According to Fetner, three in every four Canadians are happy with their sex lives, even if they dovetail “with traditional, restrictive morals.” It’s okay to be vanilla. Sex is sex and doesn’t have to be freaky, twisty, obscene, or what have you; it just has to be good for all involved. Confirming that sentiment, “Canadian morality around sex and sexuality emphasizes consent and honesty between partners, with a steady disavowal of extramarital sex.” Just 6 percent of partnered respondents consider their relationship “open,” and only 10 percent admit to being in one where cheating occurs. If sex is a reflection of our moral self-image, does that mean we are less the casual, hookup culture we assume and more like the bush-beating, butter-churning pioneers Bedard pined for?

Today’s emphasis on social justice parallels in some ways the social purity movements of the early 1900s, with their calls for expanded suffrage and new sexual freedoms. Since then, big changes both in society and in the law have come regarding premarital sex, women’s virginity and women’s health, masturbation, and same-sex relationships, but what restricts behaviour even more than government regulation is the neighbour on the lawn chair or porch swing, watching the comings and goings and taking notes. Gossip, Fetner observes, has always been a key part of keeping people in line, and it seems more salacious now than ever, with indiscretions — both real and perceived — enough to land anyone in a world of trouble. To make another comparison, Justin Trudeau’s relatively normal divorce (40 percent of Canadian marriages end in one, according to Fetner) has seen him put under the microscope of armchair pundits looking for hints of a relationship scandal. But in Bedard’s twentieth century, “Swinging Pierre” Trudeau was having it off left, right, and centre, with little detriment to his career. The government still has no business in the bedrooms of the nation, but one can only imagine what he — a Catholic Liberal Quebecer — was up to.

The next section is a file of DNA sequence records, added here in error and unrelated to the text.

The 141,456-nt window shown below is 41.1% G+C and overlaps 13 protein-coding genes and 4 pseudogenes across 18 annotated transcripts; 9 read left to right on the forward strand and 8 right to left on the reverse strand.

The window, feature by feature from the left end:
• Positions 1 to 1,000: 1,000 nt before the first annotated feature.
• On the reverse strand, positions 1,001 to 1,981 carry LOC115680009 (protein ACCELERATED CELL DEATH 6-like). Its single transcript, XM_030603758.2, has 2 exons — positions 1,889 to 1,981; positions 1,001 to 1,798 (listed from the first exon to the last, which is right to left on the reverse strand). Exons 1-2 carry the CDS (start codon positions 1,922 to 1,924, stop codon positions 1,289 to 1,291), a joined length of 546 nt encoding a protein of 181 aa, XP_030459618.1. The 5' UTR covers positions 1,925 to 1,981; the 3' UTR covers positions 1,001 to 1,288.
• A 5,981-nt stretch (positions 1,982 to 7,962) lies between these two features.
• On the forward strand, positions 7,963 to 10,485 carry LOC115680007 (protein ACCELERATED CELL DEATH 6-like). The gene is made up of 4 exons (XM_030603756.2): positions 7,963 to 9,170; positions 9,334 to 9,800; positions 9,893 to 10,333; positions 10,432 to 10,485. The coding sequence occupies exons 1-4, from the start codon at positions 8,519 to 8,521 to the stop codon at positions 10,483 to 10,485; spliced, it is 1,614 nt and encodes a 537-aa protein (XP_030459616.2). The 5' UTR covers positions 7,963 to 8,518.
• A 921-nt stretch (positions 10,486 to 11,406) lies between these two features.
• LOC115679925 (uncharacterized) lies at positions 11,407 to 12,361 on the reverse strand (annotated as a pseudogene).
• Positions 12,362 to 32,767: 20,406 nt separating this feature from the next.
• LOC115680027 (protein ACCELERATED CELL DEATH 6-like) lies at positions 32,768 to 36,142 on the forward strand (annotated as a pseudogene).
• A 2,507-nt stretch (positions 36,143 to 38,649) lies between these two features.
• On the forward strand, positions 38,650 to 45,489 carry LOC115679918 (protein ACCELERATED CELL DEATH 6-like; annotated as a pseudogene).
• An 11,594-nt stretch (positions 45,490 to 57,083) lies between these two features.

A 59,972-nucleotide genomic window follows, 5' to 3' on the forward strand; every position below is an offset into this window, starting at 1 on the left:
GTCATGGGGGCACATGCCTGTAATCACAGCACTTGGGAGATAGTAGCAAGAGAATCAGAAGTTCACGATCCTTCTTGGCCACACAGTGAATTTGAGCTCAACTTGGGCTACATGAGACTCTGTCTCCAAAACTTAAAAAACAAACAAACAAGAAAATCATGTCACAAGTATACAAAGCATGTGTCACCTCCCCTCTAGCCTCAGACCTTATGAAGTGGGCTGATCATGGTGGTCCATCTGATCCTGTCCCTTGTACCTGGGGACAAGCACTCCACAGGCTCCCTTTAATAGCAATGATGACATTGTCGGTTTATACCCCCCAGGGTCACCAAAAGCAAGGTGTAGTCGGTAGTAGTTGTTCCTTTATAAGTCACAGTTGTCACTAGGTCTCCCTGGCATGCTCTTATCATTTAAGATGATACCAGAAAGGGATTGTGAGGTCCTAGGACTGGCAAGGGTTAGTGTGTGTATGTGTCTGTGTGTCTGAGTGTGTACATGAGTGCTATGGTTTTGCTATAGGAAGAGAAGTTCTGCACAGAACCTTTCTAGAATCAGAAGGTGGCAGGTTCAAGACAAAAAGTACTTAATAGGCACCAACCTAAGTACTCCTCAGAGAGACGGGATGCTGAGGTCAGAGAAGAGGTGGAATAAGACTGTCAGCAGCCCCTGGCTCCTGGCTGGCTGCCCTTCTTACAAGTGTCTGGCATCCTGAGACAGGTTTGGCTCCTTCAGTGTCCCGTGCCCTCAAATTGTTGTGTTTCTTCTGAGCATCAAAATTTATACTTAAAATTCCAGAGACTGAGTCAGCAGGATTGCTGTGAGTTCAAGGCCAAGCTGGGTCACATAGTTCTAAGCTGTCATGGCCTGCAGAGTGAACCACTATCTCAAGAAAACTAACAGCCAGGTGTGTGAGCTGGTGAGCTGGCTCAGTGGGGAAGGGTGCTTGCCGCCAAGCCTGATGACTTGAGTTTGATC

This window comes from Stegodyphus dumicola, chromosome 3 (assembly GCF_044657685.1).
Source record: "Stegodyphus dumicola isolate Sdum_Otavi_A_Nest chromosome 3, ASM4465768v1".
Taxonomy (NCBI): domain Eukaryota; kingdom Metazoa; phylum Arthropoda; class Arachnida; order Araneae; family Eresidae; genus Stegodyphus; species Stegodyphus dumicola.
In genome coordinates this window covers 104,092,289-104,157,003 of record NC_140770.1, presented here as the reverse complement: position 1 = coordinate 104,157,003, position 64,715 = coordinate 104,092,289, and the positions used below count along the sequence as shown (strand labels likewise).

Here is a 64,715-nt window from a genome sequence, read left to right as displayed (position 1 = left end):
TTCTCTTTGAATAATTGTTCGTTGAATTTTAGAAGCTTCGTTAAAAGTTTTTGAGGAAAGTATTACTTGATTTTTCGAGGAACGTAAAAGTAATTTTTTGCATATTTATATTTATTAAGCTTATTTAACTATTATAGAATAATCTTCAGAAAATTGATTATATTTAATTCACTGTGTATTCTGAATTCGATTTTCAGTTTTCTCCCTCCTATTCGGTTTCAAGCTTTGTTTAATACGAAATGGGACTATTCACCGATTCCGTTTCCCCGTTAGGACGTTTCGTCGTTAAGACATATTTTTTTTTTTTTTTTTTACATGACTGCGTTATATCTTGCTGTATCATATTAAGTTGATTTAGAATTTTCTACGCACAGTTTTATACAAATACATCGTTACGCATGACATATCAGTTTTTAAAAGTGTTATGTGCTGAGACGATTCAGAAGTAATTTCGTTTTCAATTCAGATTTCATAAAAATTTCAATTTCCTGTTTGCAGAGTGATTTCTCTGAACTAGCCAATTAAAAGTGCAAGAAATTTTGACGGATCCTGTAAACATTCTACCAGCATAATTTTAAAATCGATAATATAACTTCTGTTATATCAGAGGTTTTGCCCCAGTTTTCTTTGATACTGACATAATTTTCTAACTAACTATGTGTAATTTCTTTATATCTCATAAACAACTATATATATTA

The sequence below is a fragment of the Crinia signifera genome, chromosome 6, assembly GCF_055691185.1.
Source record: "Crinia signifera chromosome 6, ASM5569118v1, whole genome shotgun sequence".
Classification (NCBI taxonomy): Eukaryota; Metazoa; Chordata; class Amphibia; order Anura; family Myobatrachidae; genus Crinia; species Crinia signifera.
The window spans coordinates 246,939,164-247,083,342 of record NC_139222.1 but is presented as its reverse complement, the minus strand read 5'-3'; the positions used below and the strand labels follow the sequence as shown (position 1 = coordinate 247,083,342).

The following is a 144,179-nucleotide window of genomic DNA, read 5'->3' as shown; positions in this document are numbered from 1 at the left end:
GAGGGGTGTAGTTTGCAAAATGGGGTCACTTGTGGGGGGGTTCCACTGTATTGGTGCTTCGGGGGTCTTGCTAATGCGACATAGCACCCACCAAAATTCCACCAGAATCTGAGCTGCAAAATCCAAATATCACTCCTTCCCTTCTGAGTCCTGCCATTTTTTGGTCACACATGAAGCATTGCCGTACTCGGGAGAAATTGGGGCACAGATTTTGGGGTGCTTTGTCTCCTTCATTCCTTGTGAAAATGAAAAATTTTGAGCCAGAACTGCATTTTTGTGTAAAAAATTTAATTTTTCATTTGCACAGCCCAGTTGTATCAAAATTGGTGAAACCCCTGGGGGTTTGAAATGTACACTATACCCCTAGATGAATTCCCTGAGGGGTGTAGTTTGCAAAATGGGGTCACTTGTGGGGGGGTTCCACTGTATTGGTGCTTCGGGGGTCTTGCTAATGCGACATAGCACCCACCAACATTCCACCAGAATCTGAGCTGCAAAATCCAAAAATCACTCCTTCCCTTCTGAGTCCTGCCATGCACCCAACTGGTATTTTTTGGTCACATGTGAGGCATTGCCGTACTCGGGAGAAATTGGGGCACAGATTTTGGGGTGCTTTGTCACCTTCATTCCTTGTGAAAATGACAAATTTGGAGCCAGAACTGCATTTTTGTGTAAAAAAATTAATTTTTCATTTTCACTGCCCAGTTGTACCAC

The natural response to reading a work such as this is to compare one’s own experiences with the statistics given. In matters of body and mind, one longs to be “normal”— unless “extraordinary” is available — even if studies like this are invested both in the collection of data and in using that data to dispel the very notion of normal, which is merely an arbitrary point on a social scale of right and wrong. Still, when it comes to other measurements, one can’t help but wish that Canadians were a little weirder, a little more perverse — that Fetner’s study revealed some secret about ourselves we couldn’t look away from. Maybe from a sense of decency, maybe because it’s scientifically passé, she doesn’t give us what would surely be some titillating numbers: lengths and widths, seconds and minutes, perhaps even ounces, of both volume and mass. All in the name of science, of course.

Sex in Canada is not a book everyone needs to read. But enough of us should read it so that these facts and figures can be brought up at parties, around the dinner table, or in bed. And if you find yourself apart from those scenes, sitting at home alone, wondering whether everyone is having more fun than you, the answer, Fetner might suggest, is that they’re probably not. In fact, if you go out and seek it, you’ll likely find someone looking for exactly the same kind.

J. R. Patterson has contributed to The Atlantic and many other publications around the world.